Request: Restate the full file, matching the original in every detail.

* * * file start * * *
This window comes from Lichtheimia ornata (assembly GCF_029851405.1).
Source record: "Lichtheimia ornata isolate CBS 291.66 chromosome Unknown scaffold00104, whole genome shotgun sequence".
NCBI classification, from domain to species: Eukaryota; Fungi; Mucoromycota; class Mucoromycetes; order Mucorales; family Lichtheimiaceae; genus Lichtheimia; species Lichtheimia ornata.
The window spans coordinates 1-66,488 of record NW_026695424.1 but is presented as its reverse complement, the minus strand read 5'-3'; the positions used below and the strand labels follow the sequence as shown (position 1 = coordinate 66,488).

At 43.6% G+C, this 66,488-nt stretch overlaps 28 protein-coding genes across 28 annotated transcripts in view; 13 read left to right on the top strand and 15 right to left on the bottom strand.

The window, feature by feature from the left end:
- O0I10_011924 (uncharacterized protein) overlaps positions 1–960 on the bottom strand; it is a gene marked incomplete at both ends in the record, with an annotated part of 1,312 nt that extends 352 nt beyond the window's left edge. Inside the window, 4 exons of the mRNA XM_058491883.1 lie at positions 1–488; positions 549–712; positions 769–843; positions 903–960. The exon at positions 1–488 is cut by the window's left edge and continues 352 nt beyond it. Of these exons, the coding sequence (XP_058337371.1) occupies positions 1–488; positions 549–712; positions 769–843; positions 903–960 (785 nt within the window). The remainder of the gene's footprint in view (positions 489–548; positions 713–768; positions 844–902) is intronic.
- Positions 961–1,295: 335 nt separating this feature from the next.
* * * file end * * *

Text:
This window comes from Lichtheimia ornata (assembly GCF_029851405.1).
Source record: "Lichtheimia ornata isolate CBS 291.66 chromosome Unknown scaffold00104, whole genome shotgun sequence".
NCBI classification, from domain to species: Eukaryota; Fungi; Mucoromycota; class Mucoromycetes; order Mucorales; family Lichtheimiaceae; genus Lichtheimia; species Lichtheimia ornata.
The window spans coordinates 1-66,488 of record NW_026695424.1 but is presented as its reverse complement, the minus strand read 5'-3'; the positions used below and the strand labels follow the sequence as shown (position 1 = coordinate 66,488).

At 43.6% G+C, this 66,488-nt stretch overlaps 28 protein-coding genes across 28 annotated transcripts in view; 13 read left to right on the top strand and 15 right to left on the bottom strand.

The window, feature by feature from the left end:
- O0I10_011924 (uncharacterized protein) overlaps positions 1–960 on the bottom strand; it is a gene marked incomplete at both ends in the record, with an annotated part of 1,312 nt that extends 352 nt beyond the window's left edge. Inside the window, 4 exons of the mRNA XM_058491883.1 lie at positions 1–488; positions 549–712; positions 769–843; positions 903–960. The exon at positions 1–488 is cut by the window's left edge and continues 352 nt beyond it. Of these exons, the coding sequence (XP_058337371.1) occupies positions 1–488; positions 549–712; positions 769–843; positions 903–960 (785 nt within the window). The remainder of the gene's footprint in view (positions 489–548; positions 713–768; positions 844–902) is intronic.
- Positions 961–1,295: 335 nt separating this feature from the next.